Fraye History, Family Crest & Coats of Arms

The name Fraye comes from the ancient Anglo-Saxon culture of Britain. It was a name for a person who was referred to as the fry, which literally means free. It has also been suggested that Fraye comes from the Middle English word fry, meaning "small person," or "child." In either instance, the origins of the name are as a nickname which referred to characteristics of the first person who used the name. [1] [2]

Early Origins of the Fraye family

The surname Fraye was first found in Wiltshire where the Hundredorum Rolls of 1273 has two listings: Thomas le Frye; and Geoffrey le Frye as both holding lands there at that time.

Another source notes that William Frie was listed in the Pipe Rolls for Sussex in 1195 and Robert le Frye was listed in Warwickshire c. 1248. [3]

In Cornwall, the Cornish version of the name denotes "a hill, a town or house on the most prominent part of a hill or eminence." [4]

"Of the old Wiltshire families of yeomen, few can boast a greater antiquity, and few have shown more love of their county by remaining in it, than those bearing the name of Fry. Numerous as they now are, especially around Chippenham, we find that as far back as in the reigns of Henry III. and Edward I., the Fryes or Fries found in Wiltshire their main abode. The Frys of Ashgrove, in the parish of Donhead St. Mary, appear to be one of the parent stocks; they gave the burial ground for Quakers in that parish, which has been used for this purpose ever since the Society of Friends was first established in England." [5]

The famed English prison reformer Elizabeth Fry, (1780-1845) born Elizabeth Gurney, hailed from Norfolk into a prominent Quaker family. After her first visit to Newgate Prison in 1813, she was horrified and vowed to make changes. One of her admirers, Queen Victoria granted her an audience that led to the Gaols Act of 1823. England still regards her with so much importance that her likeness appeared on the £5 note from 2001 to 2016.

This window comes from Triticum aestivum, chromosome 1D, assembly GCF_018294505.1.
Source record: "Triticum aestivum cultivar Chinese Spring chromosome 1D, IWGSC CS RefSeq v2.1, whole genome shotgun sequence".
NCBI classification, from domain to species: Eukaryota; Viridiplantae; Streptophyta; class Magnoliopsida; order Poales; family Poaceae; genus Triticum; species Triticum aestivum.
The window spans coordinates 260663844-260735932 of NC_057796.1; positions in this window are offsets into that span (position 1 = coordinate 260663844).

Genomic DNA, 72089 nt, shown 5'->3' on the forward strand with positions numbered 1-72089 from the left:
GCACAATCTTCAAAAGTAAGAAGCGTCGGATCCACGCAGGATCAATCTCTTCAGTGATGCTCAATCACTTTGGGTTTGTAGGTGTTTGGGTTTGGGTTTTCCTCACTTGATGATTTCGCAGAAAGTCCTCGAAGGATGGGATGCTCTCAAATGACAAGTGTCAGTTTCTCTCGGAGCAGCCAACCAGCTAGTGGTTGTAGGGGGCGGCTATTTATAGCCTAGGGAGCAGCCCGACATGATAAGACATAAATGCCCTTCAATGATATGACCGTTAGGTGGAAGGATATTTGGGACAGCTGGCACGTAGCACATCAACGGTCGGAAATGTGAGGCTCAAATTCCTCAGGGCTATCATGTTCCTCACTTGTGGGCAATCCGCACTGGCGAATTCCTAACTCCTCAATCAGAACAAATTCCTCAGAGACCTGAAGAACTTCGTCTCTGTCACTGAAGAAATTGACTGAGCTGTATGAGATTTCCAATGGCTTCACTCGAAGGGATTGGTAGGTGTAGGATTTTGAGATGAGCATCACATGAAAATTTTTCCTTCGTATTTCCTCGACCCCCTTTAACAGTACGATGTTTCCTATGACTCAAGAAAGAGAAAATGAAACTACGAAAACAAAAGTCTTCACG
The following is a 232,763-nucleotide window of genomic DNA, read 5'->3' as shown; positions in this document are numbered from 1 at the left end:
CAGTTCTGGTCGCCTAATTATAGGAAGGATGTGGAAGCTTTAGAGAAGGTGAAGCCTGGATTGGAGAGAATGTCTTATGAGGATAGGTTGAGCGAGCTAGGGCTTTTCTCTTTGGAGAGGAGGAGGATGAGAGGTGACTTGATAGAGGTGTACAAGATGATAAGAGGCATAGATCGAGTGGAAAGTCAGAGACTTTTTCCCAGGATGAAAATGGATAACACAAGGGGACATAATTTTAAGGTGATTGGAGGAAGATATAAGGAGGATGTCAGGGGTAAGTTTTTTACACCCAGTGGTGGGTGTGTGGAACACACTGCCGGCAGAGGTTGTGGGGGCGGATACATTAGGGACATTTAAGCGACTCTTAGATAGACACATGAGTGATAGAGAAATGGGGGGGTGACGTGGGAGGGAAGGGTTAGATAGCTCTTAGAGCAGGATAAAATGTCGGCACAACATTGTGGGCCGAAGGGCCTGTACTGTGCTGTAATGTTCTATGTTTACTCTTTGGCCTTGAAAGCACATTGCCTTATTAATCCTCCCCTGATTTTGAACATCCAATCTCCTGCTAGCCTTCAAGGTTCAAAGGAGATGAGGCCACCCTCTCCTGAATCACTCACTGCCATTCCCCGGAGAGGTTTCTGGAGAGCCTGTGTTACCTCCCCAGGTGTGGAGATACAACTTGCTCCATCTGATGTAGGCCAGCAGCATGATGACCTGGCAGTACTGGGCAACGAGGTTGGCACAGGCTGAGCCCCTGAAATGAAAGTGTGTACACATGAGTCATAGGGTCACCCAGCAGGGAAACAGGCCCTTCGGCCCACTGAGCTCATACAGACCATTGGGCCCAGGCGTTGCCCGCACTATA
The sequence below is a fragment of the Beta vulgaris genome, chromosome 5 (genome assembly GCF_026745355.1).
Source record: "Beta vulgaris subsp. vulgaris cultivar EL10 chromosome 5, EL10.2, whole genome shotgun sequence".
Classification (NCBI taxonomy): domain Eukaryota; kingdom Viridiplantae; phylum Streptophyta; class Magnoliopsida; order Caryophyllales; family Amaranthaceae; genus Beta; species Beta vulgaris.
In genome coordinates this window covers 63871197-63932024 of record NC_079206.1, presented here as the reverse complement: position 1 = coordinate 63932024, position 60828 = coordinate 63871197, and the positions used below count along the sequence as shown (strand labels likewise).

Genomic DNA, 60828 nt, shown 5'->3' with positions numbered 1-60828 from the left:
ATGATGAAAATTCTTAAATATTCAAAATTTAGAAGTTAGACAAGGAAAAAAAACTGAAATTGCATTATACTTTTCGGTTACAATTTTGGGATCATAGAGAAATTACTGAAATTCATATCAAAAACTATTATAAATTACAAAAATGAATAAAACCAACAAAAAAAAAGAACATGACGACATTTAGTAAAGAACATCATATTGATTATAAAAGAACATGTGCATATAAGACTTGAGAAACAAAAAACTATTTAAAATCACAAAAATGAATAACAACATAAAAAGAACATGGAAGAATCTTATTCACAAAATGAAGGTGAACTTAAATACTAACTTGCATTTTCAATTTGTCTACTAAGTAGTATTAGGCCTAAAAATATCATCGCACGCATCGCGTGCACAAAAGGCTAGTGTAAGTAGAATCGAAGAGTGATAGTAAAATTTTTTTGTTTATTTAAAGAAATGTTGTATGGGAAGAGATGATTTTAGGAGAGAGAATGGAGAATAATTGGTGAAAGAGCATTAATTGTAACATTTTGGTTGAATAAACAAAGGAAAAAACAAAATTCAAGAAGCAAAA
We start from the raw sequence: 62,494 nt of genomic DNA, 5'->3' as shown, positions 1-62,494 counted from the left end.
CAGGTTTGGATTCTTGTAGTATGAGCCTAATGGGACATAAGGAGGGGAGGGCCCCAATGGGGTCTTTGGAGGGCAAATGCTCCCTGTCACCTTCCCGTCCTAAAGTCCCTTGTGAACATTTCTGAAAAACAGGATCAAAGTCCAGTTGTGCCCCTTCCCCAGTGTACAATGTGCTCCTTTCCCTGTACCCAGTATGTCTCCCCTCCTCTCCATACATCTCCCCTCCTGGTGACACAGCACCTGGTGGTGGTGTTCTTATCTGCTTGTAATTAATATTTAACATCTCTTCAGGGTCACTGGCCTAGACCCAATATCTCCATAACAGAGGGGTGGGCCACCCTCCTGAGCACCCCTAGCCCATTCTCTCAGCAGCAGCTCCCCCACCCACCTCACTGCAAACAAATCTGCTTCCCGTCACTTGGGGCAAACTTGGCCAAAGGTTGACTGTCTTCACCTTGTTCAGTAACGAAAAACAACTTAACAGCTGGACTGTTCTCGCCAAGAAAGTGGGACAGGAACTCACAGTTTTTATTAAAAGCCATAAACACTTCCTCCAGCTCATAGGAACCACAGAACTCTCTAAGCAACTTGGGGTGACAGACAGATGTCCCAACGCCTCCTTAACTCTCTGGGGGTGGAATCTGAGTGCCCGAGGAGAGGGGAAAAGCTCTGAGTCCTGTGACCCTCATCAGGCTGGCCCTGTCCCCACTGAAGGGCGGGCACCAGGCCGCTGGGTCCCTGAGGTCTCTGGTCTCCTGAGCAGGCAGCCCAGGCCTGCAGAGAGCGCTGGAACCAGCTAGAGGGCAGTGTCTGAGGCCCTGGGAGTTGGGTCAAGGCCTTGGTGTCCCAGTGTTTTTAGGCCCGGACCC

Early History of the Fraye family

This web page shows only a small excerpt of our Fraye research. Another 87 words (6 lines of text) covering the years 1273, 1307, 1312, 1461, 1426, 1448, 1474, 1609, 1657, 1666, 1748, 1777, 1861, 1780 and 1845 are included under the topic Early Fraye History in all our PDF Extended History products and printed products wherever possible.

Fraye Spelling Variations

Only recently has spelling become standardized in the English language. As the English language evolved in the Middle Ages, the spelling of names changed also. The name Fraye has undergone many spelling variations, including Fry, Frye, Free and others.

Early Notables of the Fraye family (pre 1700)

Notables of the family at this time include Sir John Fray (died 1461), an English lawyer who served as Baron of the Exchequer from 1426 and Lord Chief Baron of the Exchequer in 1448; Walter Frye (c. died 1474), an English composer of the early Renaissance; John Fry (1609-1657), Member of the English Parliament and sat as...
Another 57 words (4 lines of text) are included under the topic Early Fraye Notables in all our PDF Extended History products and printed products wherever possible.

Ireland Migration of the Fraye family to Ireland

Some of the Fraye family moved to Ireland, but this topic is not covered in this excerpt. More information about their life in Ireland is included in all our PDF Extended History products and printed products wherever possible.

Migration of the Fraye family

To escape the unstable social climate in England of this time, many families boarded ships for the New World with the hope of finding land, opportunity, and greater religious and political freedom. Although the voyages were expensive, crowded, and difficult, those families that arrived often found greater opportunities and freedoms than they could have experienced at home. Many of those families went on to make significant contributions to the rapidly developing colonies in which they settled. Early North American records indicate many people bearing the name Fraye were among those contributors: John Frie, who settled in New England in 1638; George Frie, who settled in St. Christopher in 1635; Jacob Frie, who settled in Philadelphia, Pennsylvania in 1739.



  1. ^ Bardsley, C.W, A Dictionary of English and Welsh Surnames: With Special American Instances. Wiltshire: Heraldry Today, 1901. Print. (ISBN 0-900455-44-6)
  2. ^ Smith, Eldson Coles, New Dictionary of American Family Names New York: Harper & Row, 1956. Print
  3. ^ Reaney, P.H and R.M. Wilson, A Dictionary of English Surnames. London: Routledge, 1991. Print. (ISBN 0-415-05737-X)
  4. ^ Arthur, William , An Etymological Dictionary of Family and Christian Names. London: 1857. Print
  5. ^ Guppy, Henry Brougham, Homes of Family Names in Great Britain. 1890. Print.


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